Written Assignment (Due Week 7)
In Week 5, each student will be given an abstract describing scientific studies related to material covered in the first four class sessions. Using material in the abstract, students will be expected to write a written summary of the study with the following elements:
- An appropriate title for the full paper
- At least two appropriate experiments that could allow researchers to arrive at the key conclusions stated in the abstract. Experiments must be described in terms of overall method (including necessary major reagents and equipment), appropriate samples, and the key positive and negative controls required.
- The expected results from each proposed experiment, with a brief summary that outlines possible outcomes and how they might support or contradict key results described in the abstract. Students are encouraged to draw a possible figure that might accompany each result, again highlighting positive and negative controls. Each assignment is expected to be less than four written pages (11 pt, Times New Roman), not including any figures. Although material in the abstract might make the paper easily identifiable, students must not look up the original paper. The purpose of this assignment is to learn how to extend the techniques and knowledge of various RNA species learned in previous sessions to relevant problems in RNA biology. The instructors will be available to discuss the abstracts and the written assignments before the due date.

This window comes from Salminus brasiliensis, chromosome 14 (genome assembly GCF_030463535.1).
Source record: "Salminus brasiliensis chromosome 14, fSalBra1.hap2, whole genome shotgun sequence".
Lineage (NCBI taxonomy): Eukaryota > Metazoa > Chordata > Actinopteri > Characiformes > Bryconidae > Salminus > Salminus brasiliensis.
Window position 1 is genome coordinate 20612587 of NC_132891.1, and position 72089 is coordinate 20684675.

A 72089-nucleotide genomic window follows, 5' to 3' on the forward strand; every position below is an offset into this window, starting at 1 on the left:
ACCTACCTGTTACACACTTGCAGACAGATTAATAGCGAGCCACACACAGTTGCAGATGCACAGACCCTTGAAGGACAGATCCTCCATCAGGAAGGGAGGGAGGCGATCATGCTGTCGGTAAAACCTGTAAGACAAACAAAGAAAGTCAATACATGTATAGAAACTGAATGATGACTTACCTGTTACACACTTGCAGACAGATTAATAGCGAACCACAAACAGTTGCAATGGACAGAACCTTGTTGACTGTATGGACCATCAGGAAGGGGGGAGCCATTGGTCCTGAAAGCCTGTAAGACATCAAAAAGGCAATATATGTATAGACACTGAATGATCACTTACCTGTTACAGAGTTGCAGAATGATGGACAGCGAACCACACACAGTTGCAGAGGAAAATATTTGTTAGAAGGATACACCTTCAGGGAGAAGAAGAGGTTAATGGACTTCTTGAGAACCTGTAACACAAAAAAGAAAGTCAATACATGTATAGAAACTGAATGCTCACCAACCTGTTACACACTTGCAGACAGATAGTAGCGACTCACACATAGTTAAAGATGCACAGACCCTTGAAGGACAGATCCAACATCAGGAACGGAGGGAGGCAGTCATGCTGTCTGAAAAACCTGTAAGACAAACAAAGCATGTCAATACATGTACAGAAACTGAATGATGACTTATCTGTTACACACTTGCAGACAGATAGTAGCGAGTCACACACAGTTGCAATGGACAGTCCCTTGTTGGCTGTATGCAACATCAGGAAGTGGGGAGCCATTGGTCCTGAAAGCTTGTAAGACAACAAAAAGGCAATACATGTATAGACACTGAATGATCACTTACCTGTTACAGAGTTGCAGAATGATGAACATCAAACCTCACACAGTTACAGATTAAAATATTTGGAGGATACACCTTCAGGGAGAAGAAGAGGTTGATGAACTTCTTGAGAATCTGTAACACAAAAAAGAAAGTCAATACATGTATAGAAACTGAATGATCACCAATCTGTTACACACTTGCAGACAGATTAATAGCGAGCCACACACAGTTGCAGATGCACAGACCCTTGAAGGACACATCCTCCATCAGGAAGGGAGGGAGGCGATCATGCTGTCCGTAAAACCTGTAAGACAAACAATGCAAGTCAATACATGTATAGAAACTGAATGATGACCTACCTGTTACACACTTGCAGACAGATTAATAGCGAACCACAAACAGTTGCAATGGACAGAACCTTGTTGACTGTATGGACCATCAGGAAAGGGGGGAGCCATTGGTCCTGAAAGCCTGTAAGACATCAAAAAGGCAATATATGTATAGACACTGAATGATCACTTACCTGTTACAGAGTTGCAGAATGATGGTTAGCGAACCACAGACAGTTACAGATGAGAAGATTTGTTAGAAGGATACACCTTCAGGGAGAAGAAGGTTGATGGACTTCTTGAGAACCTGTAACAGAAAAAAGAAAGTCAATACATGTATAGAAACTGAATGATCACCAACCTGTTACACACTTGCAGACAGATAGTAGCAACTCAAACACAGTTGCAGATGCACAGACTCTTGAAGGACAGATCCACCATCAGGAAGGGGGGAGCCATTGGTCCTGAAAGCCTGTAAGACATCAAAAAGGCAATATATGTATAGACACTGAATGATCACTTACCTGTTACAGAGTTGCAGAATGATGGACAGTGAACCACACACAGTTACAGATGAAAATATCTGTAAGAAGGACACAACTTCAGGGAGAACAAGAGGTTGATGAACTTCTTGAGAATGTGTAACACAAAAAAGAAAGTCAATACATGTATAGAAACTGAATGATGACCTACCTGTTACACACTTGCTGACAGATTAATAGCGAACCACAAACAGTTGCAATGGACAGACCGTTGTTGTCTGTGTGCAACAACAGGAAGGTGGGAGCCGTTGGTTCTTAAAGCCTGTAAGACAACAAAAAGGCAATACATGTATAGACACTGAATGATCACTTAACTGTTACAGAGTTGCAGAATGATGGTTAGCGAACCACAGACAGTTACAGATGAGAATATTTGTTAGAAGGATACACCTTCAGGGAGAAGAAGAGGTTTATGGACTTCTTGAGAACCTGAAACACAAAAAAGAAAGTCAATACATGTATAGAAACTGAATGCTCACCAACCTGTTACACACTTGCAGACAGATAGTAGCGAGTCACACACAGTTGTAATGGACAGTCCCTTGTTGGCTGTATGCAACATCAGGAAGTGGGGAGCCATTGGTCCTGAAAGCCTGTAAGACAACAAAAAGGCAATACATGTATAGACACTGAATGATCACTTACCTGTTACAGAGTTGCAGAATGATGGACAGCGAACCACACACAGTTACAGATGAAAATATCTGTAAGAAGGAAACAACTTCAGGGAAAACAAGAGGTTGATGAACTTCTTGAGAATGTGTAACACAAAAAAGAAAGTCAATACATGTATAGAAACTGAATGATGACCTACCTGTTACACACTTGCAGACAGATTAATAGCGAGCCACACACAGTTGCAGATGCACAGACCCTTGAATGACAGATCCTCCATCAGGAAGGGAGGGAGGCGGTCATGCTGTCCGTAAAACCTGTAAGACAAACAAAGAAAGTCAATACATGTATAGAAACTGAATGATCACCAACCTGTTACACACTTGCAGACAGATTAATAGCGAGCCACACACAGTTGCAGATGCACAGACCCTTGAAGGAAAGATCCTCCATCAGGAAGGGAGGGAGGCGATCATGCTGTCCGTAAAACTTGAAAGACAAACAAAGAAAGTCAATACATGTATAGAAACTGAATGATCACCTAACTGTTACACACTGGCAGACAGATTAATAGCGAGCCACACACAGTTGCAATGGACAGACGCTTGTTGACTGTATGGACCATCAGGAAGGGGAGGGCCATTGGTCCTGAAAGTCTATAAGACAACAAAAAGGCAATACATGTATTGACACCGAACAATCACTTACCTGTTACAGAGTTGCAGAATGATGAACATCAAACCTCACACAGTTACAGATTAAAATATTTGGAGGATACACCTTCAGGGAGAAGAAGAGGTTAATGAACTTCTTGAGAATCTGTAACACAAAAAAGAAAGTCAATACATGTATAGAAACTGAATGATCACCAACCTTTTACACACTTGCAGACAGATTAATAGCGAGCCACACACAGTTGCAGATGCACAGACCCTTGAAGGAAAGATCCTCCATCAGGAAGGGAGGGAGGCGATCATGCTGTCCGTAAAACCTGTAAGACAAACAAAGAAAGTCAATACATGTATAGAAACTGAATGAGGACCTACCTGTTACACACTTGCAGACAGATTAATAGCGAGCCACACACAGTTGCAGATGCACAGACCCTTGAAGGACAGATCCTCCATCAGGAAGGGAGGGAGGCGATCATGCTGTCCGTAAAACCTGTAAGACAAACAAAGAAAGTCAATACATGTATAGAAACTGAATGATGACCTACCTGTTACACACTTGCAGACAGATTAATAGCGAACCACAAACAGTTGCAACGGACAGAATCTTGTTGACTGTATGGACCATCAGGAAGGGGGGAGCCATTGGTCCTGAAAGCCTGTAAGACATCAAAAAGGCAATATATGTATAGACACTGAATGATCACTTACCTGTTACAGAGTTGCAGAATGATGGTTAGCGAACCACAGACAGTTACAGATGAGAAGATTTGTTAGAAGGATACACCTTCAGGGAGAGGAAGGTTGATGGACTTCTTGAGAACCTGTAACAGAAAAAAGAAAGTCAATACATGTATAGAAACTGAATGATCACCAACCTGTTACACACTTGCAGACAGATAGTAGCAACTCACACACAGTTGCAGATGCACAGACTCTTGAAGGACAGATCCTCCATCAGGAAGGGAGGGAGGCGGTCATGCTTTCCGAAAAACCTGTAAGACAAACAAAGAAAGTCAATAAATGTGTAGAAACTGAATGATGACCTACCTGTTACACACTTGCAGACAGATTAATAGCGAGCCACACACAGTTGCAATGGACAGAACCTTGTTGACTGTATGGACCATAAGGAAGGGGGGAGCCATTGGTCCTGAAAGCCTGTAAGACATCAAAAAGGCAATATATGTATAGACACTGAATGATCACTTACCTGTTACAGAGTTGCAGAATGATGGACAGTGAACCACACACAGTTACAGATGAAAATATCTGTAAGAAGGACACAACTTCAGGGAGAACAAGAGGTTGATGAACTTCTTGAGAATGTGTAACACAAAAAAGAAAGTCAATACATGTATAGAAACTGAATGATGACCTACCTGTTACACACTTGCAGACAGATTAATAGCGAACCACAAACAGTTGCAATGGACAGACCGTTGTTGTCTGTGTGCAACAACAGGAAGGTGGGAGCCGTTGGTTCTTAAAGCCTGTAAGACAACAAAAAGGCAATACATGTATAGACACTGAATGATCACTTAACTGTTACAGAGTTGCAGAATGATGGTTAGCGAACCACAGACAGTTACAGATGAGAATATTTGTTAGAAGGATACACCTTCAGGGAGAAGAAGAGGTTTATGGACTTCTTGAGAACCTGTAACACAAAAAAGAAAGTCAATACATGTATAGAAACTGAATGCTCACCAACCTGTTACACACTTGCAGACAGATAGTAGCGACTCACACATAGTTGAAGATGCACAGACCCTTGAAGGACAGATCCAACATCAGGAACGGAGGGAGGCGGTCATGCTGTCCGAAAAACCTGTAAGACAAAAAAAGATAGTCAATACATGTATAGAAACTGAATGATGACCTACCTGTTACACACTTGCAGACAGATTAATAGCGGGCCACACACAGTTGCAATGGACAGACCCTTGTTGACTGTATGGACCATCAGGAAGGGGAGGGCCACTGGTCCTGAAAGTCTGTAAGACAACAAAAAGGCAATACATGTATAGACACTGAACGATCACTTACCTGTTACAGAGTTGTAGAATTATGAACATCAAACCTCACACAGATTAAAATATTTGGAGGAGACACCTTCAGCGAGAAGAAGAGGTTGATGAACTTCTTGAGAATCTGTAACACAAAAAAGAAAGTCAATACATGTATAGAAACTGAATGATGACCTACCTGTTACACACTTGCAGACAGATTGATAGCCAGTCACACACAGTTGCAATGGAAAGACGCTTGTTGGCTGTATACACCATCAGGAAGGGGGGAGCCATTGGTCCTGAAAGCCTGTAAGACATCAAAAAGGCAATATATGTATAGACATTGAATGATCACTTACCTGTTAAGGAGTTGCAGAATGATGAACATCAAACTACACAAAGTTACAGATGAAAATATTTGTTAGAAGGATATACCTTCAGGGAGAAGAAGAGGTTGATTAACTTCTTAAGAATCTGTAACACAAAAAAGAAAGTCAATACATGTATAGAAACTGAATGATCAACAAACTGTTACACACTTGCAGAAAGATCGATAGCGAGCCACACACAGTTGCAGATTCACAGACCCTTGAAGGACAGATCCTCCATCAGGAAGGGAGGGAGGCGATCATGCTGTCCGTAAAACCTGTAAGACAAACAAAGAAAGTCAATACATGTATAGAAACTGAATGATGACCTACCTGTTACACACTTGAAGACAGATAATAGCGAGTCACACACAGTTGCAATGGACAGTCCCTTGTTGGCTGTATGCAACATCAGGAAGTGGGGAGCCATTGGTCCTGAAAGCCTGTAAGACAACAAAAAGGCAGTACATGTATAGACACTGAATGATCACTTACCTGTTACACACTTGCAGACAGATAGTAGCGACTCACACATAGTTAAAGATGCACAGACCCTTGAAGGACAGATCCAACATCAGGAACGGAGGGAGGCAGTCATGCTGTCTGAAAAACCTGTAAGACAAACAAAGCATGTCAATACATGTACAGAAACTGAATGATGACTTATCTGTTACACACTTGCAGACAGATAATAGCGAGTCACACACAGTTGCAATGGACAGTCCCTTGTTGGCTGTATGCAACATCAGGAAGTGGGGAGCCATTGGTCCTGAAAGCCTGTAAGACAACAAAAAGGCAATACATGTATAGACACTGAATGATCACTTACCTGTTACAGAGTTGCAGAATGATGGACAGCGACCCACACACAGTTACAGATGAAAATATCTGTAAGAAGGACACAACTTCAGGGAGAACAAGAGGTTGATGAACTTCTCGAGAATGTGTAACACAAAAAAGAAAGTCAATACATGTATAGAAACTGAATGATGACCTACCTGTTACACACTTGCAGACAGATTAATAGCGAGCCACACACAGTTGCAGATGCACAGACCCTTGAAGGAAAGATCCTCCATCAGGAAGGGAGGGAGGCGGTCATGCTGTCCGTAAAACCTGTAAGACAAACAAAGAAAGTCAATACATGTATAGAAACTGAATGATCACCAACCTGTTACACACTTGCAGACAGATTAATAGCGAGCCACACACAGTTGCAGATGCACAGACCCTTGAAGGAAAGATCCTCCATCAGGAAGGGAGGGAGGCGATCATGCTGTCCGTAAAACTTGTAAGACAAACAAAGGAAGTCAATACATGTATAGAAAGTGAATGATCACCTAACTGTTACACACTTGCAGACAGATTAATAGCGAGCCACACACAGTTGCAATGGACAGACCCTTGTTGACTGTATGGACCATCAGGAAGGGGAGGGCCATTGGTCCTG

Oral Presentation (Due Week 14)
At the end of the course, students will present a research publication to the class. Although we will have discussed the existence and functions of many different RNA classes, a new field is currently heating up: RNA structure and modification. Not only is there an incredible cellular diversity of RNA molecules within a cell, many of these RNA molecules can undergo conformational changes and chemical modifications to their bases, changing their function in possibly exciting yet currently unknown ways. Students will pick papers from a list of publications covering the field of RNA structure and modifications. Each presentation should use 8–12 slides, with slides for an introduction and a short background to the paper, the key question investigated, and the crucial experiments and controls. Finally, students should include a discussion slide to summarize the key results from the paper and the remaining outstanding questions. We will discuss both the content of presentations as well as possible improvements to the presentation style.